Chemical and microbial properties of farmer’s field soils fertilized with municipal solid wastes without pretreatment in the peri-urban zone of Ouagadougou, Burkina Faso

  • E Hein
  • TW Kabore
  • A Bilgo
  • SN Sall
  • D Masse

Abstract

Peri-urban agriculture can contribute to food security and nutrition in developing countries. However, due to rising mineral fertilizer prices, farmers in these countries such as Burkina Faso are supplying the required nutrients to their fields by adding municipal solid waste (MSW). This uncontrolled use of waste matter that is not treated could pose several risks on soil quality. The aim of this study was to evaluate the impact on chemical and microbial soil properties of this nasty, but current practice. The study investigated the chemical and microbial characteristic of soils receiving different quantity of waste for several years (20, 10 and 7 years). Soils were sampled around the city of Ouagadougou (Burkina Faso). Soil chemical (C, N, P and pH) and microbial (basal respiration, microbial biomass and microbial diversity) characteristics were assessed. A comparison between unamended soils and the amended ones revealed that the MSW increased soil C, N and P content up to 2 fold. The increase was higher in the 20 years old field that received MSW. The microbial biomass evaluated by the substrate induced respiration method was significantly higher in soils fertilized with MSW, while the microbial activity determined by 21-day soil respiration was not significantly different between treatments. The catabolic diversity was not significantly different. These results suggested that the accumulated organic matter in supplied MSW soils would present particular properties notably a slight biodegradability. This study showed that while the chemical characteristic was related to different quantity of MSW, through different years applied, the microbial activities were not significantly modified. The informal quantity and quality added were discussed.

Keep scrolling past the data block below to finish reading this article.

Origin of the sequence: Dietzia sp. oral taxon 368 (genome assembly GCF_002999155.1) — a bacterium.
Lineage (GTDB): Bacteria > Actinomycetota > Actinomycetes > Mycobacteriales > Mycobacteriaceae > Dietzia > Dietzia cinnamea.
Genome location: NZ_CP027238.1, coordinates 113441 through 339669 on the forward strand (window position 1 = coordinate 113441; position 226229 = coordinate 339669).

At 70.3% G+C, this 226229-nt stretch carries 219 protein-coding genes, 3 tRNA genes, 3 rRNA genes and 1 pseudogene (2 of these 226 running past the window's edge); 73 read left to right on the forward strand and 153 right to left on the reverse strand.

© 2010 International Formulae Group. All rights reserved.

Keywords: Urban, agriculture, soil, carbon, nitrogen, SIR, microbial activity.

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eISSN: 1997-342X
print ISSN: 1991-8631